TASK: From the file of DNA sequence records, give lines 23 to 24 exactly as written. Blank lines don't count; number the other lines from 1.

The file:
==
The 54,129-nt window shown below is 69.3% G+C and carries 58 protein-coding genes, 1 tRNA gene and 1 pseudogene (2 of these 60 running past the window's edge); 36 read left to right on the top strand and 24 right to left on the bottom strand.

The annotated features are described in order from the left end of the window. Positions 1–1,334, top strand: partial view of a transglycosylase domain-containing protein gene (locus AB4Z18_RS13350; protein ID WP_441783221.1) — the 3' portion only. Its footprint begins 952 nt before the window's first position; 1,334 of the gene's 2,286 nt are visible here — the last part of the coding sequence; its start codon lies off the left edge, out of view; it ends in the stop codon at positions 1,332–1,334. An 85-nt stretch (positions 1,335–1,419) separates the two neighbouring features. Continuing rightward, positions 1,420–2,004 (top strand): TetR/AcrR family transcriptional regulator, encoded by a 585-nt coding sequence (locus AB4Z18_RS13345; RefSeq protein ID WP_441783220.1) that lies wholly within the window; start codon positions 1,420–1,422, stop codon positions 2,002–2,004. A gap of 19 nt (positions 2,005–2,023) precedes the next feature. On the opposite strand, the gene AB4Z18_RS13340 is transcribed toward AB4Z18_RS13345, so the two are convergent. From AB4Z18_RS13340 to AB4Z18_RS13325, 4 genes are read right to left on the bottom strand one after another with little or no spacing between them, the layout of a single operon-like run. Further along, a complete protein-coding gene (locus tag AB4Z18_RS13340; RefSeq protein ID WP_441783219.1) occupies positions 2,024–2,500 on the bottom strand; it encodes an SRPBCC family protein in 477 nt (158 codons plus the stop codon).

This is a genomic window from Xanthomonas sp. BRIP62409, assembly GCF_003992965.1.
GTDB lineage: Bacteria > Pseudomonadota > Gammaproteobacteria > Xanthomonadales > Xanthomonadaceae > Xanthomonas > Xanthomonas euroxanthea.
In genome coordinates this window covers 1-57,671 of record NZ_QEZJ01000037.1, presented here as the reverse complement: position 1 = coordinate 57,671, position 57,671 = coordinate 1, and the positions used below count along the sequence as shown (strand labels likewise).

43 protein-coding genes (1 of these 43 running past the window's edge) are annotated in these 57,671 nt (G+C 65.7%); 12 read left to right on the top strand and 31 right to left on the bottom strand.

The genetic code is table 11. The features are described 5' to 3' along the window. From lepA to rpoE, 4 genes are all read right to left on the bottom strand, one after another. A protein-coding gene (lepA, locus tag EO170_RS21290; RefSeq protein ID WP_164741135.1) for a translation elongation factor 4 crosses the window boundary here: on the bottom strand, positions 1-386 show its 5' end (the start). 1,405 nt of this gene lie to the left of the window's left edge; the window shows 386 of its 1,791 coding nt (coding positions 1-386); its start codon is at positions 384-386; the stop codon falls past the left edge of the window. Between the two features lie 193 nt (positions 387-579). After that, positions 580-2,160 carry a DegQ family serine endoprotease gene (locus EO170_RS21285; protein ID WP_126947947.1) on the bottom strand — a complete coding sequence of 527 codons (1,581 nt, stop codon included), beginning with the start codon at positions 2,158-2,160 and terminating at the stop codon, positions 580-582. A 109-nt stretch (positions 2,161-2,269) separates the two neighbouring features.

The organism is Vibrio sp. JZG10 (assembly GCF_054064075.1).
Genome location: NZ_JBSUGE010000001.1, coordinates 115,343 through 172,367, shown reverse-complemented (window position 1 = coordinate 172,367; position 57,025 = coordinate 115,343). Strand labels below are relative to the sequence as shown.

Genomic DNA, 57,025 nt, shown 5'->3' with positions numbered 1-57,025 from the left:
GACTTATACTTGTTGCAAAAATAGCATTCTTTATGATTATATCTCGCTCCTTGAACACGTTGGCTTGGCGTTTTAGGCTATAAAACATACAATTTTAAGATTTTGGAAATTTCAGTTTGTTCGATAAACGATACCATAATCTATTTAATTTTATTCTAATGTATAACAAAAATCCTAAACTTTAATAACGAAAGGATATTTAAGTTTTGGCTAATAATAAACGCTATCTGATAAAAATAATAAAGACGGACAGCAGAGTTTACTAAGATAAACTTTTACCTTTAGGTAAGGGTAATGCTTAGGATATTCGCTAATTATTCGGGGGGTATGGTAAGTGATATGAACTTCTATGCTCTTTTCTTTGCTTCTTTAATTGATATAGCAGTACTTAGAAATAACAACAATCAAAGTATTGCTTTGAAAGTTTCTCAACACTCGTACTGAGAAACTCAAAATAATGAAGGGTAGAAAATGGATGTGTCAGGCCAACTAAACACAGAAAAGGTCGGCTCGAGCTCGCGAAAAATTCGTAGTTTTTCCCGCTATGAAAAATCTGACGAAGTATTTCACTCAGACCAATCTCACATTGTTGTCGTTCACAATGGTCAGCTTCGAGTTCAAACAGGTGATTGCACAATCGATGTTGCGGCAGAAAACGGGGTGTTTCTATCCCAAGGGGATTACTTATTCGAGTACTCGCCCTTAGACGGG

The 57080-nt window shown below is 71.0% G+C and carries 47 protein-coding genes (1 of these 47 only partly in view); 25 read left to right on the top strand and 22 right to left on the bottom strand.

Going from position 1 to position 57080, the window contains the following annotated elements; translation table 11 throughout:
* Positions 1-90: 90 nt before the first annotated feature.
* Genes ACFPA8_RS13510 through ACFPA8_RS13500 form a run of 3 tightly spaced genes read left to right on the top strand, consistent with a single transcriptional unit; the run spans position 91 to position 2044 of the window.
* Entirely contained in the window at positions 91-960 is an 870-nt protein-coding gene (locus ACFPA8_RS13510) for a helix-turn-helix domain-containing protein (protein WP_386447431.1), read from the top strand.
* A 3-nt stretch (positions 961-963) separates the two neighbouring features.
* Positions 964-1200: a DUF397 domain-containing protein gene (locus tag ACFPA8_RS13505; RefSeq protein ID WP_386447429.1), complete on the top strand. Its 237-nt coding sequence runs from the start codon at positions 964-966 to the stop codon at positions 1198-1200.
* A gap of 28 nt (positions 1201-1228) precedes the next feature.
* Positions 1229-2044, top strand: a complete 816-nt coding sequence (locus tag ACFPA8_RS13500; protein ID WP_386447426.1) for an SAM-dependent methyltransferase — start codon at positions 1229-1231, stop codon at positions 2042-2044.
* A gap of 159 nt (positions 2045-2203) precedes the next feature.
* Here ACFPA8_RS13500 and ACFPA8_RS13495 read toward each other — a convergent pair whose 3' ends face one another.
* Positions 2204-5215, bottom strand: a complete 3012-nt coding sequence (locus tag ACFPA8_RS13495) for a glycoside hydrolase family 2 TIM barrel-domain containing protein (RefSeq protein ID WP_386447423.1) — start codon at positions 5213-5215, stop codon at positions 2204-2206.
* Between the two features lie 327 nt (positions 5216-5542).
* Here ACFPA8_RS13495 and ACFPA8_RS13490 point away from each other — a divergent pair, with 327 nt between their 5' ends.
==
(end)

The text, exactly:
* Positions 2204-5215, bottom strand: a complete 3012-nt coding sequence (locus tag ACFPA8_RS13495) for a glycoside hydrolase family 2 TIM barrel-domain containing protein (RefSeq protein ID WP_386447423.1) — start codon at positions 5213-5215, stop codon at positions 2204-2206.
* Between the two features lie 327 nt (positions 5216-5542).